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Old wood?

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  • Old wood?

    Has anyone ever recycled old furniture wood?
    I mean, have you taken an old piece of furniture and salvaged the wood from it for use in another project?

    What made me think of this was while driving along the other day I saw a nice old dresser sitting out at the curb to be trashed and I thought what a waste of lumber. Looked fairly old and to be white oak but difficult to tell when driving by at 25 mph on the opposite side of the street. It wasn't there the next time I went by so couldn't get a closer look but the top was about an inch thick and approx. 24 x 60".

    If one were to use such old lumber, I expect it would be pretty hard and I wonder how the finish may affect tooling such as running through a thichness planer. Guess this would gum up the knives pretty fast but otherwise is there any other reason not to do this?

  • #2
    Well you sure know that the wood is stable and dry!! One thing to watch for is old wood that may have a layer of lead paint. Not a consideration if you have a clear finish. You may want to put some 60 grit on a belt sander or ROS to get the bulk of the clear finish off before going to the planer


    • #3
      I've made in the neighborhood of 25 projects in the last 3 years, and have paid for wood for about 3 of them. The vast majority used hard wood that I salvaged and recycled from other things. People throw out alot of good useable wood. Garage sales are another good source of inexpensive lumber. My employer throws out alot of good wood too....just ask. Sometimes I need to work a bit to salvage the good parts, and throw out the rest, but I enjoy seeing new life from an old piece.

      It helps to have a planer and jointer. Just be sure to check for nails, screws and staples.

      [ 03-31-2004, 12:11 PM: Message edited by: hewood ]


      • #4
        I will echo the nails and staples comment. I do most of my woodworking with salvaged wood. The first and costly mistake I made was visually looking the wood over for nails etc and then running it through my planer. I missed two embedded screws that did a number on my planer blades.

        Since that time I purchased a $40 stud finder with a metal detector mode. This has paid off for me many times over finding embedded staples and nails that I could not see by looking the wood over.

        If you see more lumber on the side of the road let me know and I will use it.


        • #5
          I was watching Norm Abrams this weekend and he suggested buying a metal detector wand from a security supply company. That should easily find all the nails, screws, and staples that you'd find in recycled wood.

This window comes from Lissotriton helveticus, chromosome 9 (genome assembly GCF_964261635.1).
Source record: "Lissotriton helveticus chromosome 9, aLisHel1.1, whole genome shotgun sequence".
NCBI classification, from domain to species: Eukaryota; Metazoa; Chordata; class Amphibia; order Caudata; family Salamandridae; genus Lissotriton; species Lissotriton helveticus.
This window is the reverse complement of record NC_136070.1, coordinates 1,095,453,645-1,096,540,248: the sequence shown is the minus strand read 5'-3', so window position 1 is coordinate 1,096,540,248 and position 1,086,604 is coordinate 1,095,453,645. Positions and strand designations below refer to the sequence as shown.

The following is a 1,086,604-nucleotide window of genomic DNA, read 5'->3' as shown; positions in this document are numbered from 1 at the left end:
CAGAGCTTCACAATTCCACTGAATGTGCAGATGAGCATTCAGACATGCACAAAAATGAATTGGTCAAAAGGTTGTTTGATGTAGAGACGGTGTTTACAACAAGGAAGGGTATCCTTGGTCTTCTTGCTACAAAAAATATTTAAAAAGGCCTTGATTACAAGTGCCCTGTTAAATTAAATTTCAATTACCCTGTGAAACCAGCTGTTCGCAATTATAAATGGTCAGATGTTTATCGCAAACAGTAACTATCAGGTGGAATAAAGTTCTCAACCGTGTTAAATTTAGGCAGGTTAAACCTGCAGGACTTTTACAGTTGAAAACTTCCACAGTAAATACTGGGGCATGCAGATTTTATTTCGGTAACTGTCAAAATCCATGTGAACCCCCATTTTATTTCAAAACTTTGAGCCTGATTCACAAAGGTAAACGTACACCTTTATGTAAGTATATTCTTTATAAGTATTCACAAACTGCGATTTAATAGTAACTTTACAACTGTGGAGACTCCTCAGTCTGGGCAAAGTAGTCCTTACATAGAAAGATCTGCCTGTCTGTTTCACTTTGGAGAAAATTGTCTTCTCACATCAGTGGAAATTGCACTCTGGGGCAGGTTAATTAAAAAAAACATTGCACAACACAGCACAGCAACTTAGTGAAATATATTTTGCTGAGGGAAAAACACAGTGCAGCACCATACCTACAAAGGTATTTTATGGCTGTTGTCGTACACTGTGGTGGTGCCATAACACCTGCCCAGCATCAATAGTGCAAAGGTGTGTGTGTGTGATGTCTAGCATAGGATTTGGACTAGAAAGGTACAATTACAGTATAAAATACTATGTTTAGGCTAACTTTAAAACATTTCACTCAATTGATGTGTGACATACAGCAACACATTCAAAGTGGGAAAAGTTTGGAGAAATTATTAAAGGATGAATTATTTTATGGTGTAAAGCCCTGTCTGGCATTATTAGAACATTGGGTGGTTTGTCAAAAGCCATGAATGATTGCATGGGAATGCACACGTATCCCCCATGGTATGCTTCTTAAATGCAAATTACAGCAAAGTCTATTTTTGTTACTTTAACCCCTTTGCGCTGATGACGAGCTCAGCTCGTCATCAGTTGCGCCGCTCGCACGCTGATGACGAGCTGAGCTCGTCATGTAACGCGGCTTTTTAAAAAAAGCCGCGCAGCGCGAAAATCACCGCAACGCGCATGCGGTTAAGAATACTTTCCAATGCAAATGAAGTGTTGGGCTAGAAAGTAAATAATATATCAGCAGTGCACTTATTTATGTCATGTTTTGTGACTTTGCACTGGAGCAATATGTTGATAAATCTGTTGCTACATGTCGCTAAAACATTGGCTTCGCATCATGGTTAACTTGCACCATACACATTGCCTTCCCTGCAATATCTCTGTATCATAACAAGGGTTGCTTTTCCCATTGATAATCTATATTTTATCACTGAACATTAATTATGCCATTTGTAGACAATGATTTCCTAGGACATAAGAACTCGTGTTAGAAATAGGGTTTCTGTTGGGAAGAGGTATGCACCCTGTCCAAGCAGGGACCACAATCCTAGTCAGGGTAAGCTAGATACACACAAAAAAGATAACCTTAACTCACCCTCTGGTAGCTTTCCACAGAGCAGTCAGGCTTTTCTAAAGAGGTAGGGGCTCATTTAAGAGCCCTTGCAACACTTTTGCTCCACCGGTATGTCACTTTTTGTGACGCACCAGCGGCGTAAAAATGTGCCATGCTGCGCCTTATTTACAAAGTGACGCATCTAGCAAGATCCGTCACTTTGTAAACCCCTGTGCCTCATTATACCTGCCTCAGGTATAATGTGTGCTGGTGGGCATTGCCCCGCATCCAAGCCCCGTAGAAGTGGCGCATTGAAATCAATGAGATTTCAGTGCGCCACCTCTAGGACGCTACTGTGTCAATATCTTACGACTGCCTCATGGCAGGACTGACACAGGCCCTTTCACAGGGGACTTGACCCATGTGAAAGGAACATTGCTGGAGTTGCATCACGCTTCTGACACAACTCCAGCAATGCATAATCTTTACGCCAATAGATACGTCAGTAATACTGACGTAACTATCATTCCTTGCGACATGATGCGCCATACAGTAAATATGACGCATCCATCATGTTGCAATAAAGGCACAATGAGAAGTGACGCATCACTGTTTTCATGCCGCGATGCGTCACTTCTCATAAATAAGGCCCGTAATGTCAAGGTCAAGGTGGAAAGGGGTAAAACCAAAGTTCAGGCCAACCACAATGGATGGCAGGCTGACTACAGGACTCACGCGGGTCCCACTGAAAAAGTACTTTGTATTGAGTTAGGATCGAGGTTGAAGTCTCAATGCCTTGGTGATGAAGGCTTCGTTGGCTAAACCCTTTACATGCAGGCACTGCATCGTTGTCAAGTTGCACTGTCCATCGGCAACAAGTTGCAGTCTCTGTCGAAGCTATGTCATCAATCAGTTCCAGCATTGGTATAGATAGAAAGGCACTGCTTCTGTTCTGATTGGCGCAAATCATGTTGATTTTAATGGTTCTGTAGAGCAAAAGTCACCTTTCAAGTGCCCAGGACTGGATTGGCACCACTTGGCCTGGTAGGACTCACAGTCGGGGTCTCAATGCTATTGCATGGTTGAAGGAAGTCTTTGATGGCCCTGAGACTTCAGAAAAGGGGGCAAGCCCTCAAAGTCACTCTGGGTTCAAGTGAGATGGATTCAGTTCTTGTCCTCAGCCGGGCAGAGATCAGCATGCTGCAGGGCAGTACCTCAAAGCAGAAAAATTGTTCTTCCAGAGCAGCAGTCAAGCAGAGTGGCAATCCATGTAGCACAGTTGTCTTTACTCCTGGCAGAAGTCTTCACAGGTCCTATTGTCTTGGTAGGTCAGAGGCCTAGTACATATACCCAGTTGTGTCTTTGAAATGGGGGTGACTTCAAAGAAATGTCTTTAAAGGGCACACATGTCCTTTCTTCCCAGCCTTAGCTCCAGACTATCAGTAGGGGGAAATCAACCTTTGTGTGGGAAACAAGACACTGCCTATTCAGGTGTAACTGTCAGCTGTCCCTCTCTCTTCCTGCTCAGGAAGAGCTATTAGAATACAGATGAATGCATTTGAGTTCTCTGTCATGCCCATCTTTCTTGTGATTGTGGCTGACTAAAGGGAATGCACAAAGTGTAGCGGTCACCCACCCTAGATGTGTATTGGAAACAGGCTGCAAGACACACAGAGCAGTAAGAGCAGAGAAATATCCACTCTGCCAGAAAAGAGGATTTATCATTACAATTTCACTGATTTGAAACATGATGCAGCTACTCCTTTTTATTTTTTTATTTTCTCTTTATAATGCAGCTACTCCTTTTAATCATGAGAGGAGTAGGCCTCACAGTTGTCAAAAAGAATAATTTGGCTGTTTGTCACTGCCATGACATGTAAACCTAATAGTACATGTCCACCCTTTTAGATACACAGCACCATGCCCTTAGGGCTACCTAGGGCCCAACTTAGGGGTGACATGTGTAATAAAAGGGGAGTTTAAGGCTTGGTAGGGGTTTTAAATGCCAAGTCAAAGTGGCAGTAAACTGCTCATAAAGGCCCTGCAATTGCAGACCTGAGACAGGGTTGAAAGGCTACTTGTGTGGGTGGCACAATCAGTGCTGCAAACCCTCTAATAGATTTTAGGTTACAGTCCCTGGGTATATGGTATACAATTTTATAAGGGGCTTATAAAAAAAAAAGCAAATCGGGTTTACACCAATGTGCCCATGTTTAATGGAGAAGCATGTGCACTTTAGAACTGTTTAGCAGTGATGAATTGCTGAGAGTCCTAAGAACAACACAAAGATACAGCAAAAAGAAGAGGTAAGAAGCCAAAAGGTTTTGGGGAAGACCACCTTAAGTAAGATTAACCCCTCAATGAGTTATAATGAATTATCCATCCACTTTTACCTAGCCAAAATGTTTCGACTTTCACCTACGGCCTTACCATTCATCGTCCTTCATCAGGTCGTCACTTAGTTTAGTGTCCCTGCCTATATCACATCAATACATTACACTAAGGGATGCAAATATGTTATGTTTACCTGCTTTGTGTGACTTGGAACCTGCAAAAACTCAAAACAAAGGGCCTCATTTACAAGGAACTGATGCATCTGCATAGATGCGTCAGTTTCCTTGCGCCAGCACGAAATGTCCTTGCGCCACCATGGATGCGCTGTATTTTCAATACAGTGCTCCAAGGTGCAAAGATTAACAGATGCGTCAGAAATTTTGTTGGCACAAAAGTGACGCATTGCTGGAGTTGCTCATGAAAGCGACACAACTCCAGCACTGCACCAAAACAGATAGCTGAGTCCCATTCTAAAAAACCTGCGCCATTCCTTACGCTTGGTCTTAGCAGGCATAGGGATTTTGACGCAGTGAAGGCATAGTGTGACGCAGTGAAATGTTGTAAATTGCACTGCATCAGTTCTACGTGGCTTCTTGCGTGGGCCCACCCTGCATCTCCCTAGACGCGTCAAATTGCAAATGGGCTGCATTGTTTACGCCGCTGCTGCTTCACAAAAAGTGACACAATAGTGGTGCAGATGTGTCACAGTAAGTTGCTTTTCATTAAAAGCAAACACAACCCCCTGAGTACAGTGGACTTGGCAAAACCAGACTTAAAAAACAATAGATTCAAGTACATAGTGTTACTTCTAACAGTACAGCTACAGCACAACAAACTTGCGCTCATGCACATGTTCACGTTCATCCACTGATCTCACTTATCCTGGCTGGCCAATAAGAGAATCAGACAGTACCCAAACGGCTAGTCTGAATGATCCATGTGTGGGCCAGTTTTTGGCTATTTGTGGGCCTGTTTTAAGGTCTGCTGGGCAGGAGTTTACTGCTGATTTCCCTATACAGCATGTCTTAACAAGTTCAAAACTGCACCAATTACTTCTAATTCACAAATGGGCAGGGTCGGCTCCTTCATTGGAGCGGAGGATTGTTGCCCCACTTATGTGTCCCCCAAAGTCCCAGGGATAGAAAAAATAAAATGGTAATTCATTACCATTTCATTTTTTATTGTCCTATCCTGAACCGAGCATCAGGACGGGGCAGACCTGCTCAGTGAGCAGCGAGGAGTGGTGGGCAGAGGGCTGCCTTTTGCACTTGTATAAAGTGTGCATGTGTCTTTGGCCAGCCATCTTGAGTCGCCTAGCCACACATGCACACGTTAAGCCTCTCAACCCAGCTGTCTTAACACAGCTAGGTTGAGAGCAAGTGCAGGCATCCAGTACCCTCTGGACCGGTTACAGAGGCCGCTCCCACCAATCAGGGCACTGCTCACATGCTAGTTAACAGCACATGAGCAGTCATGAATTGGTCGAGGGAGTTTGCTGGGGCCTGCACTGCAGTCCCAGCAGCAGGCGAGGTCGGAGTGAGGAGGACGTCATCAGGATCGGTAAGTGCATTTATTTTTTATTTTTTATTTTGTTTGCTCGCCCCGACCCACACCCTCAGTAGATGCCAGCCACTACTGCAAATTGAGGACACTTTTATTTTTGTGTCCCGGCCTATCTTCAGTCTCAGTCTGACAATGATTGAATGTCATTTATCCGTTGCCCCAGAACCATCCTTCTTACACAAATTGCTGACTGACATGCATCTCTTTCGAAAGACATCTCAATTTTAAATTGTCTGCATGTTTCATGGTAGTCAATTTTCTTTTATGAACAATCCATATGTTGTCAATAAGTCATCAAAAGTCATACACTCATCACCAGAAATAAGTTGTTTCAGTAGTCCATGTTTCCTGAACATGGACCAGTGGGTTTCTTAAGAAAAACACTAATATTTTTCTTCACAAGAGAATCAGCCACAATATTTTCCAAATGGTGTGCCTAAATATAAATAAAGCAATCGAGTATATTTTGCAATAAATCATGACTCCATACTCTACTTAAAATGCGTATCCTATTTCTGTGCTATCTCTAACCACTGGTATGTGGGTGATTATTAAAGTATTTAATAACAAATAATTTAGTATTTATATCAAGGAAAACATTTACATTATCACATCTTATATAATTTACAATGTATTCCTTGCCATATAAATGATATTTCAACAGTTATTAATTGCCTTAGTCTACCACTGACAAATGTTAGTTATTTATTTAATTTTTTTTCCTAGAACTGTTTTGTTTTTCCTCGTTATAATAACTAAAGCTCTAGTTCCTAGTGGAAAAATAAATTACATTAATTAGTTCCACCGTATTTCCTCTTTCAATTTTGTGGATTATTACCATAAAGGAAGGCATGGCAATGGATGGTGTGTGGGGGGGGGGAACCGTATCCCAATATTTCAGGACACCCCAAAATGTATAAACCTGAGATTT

While my first few projects have all been with new wood, I do have a large stack of wood waiting to be recycled. I don't have a plainer or joiner though. I guess I'll need to take this stuff somewhere to get it milled. Any suggestions?


          • #6
            I do it all the time. I love finding old furniture that people are throwing out that has one or two good pieces of lumber in it. My thickness planer is broken at the moment but usually you can recovery then mill the lumber pretty nicely with handplanes.


            • #7
              Wanted to add to Bob D. that I got a lot of white oak from my town's newspaper building giving away used pallets. It was shorts and only 3/8 inch thick but a lot of it was quartersawn and all was well air-dried. Used it for a lot of boxes and accent wood in different things.


              • #8
                My wife and I regularly go to auctions in the Scranton,PA area. I see 6 foot long walnut and cherry, etc tables sell for $10 to$20 because a leg is damaged or a small crack is somewhere.


                • #9
                  evenin guys

                  I have been rehabing old homes for a couple guys and what i replace comes home with me. they always put in new cabinet's (the cheap unfinshed ones you can find at lowes or HD). I have the better ones in my shop now, and need a few more homes to finish three walls of work bench and functional wall cabinets in it. Work shopo will be complete in another month. All out of recycled wood.

                  Happy woodworking guys!


                  • #10
                    old wood

                    if you have a metal shop in town watch there, we have one here in van buren ar that gives their pallets away. their 8 to 10 feet long 4 feet wide and are usually made from 1 1/2 inch red oak,with 4x4 red oak beams. after tearing them apart running them through and jointer and plainer usually end up with 10 to 12 6 inch boards about 3 feet long 1 1/4 thick no nail holes.i take them then and run them through the bandsaw cut the in half and glue them together and replane them and get a board 12 inches wide 3 feet long and 3/8 to 1/2 inch thick. i do alot of scrollsaw work so it works great for me.and its free and does not take that much time to do.sure glad metal is heavy so they have to use thick hard wood to throw away.

                    REUSE WOOD DONT TRASH IT